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Rent control in unincorporated LA County extended through December

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County officials are still working on a permanent measure

By Sai Chan/Shutterstock

Temporary rent control measures in unincorporated Los Angeles will remain in place through the end of the year.

The Los Angeles County Board of Supervisors voted 4 to 1 on Tuesday to extend—and expand—an ordinance that bars landlords from raising rents more than 3 percent in most apartments built prior to 1995.

Originally set to expire on June 18, the measures will now remain in effect until December 31. That gives county officials more time to flesh out a permanent ordinance, and Supervisor Sheila Kuehl said it would continue to help “prevent people from slipping into homelessness.”

A provision that requires landlords to have “just cause” before evicting tenants was also expanded to cover all rental units in unincorporated Los Angeles, including single-family homes. That primarily means that tenants can’t be booted unless they have not paid rent or have violated the terms of their lease.

“You can’t be evicted just because you thumbed your nose at your landlord yesterday,” Kuehl said.

The ordinance applies the county’s unincorporated neighborhoods, from East LA to Marina del Rey to Baldwin Hills to Sunland, Sylmar, and Tujunga.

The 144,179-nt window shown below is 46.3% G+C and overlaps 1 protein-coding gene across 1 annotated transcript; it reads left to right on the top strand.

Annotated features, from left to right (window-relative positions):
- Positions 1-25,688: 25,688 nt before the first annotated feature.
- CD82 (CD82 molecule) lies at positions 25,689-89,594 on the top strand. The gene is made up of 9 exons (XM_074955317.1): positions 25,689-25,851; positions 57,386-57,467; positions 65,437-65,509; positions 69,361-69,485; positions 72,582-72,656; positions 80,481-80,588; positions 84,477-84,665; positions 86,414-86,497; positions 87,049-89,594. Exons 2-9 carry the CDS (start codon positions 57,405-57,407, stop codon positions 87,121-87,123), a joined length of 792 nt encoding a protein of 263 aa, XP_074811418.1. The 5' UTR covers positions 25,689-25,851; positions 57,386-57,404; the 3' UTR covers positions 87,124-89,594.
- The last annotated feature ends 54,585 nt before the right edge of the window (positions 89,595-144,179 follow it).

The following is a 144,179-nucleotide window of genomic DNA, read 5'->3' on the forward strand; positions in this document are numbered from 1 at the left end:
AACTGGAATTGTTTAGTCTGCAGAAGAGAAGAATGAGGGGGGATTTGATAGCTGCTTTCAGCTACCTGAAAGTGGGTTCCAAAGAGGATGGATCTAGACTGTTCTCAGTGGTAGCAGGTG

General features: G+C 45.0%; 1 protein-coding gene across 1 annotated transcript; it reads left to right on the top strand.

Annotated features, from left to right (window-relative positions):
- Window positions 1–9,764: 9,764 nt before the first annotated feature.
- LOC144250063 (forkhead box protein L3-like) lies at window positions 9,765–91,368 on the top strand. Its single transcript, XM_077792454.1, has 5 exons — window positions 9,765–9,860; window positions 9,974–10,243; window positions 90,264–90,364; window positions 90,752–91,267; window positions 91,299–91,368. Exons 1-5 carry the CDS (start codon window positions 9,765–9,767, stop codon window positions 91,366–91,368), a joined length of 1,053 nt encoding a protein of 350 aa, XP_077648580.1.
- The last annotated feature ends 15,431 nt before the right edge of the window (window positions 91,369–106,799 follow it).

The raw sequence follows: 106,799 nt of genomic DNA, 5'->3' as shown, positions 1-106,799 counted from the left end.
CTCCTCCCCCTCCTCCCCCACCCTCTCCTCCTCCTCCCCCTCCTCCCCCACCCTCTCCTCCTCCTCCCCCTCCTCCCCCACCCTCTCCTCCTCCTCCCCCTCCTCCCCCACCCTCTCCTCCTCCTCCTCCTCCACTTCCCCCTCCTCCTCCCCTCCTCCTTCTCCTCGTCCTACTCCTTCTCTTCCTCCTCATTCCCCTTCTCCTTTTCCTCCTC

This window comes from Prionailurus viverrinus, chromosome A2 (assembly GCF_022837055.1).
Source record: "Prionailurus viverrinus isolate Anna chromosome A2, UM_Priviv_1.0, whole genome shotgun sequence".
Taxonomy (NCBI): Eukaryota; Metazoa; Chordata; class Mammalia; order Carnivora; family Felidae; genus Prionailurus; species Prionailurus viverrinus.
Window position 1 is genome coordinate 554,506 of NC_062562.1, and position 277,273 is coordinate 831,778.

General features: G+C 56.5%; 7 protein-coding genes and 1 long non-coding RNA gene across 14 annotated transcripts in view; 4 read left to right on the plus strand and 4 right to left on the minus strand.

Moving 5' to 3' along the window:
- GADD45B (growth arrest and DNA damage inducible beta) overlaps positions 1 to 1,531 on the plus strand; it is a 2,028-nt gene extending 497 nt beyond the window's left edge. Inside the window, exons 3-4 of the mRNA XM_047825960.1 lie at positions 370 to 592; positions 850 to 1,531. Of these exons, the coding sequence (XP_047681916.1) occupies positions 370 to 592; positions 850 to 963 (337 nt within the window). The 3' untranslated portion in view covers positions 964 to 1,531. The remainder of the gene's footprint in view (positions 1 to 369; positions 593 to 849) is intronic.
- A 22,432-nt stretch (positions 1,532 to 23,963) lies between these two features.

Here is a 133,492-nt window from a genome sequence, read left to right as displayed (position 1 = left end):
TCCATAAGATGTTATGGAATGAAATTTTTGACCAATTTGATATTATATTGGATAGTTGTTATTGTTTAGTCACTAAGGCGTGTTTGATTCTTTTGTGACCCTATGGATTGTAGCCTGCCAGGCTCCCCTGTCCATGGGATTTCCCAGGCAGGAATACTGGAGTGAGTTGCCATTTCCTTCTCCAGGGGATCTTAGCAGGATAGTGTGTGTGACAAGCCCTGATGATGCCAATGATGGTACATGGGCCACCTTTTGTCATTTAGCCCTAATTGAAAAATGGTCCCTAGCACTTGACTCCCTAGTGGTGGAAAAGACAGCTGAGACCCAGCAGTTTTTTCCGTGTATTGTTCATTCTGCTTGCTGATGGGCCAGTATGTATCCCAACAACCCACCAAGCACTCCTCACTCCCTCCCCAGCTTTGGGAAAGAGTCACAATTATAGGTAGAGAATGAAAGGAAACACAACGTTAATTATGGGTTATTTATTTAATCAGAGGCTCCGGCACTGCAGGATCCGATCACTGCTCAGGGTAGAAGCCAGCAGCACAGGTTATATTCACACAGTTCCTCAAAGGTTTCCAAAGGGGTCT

Dozens of renters and attorneys and activists who work with renters urged the board to extend the ordinance, saying it would help keep residents in their homes.

Gina Hong, of the LA Center for Community Law and Action, said she has already used the temporary measure to defend multiple clients facing eviction.

One renter, Blanca Deunas, held up a piece of paper, a notification from her landlord that that her rent was going up by $200. “I’m here to beg you to please implement this rent control,” she said, speaking through a translator.

But Christine Schachter, with the Pacific West Association of Realtors, argued that “rent control is not the answer to our housing crisis” and urged the county not to interfere “in the private relationship between landlords and their tenants.”

Supervisor Kathryn Barger agreed. Instead of rent control, she said she’d support building more affordable housing in her district.

But building affordable housing is not a quick enough fix, said Supervisor Janice Hahn.

“We’ve come up against neighborhoods that don’t want affordable housing,” she said. “Rent stabilization is one more tool we have in the meantime—until we have enough housing.”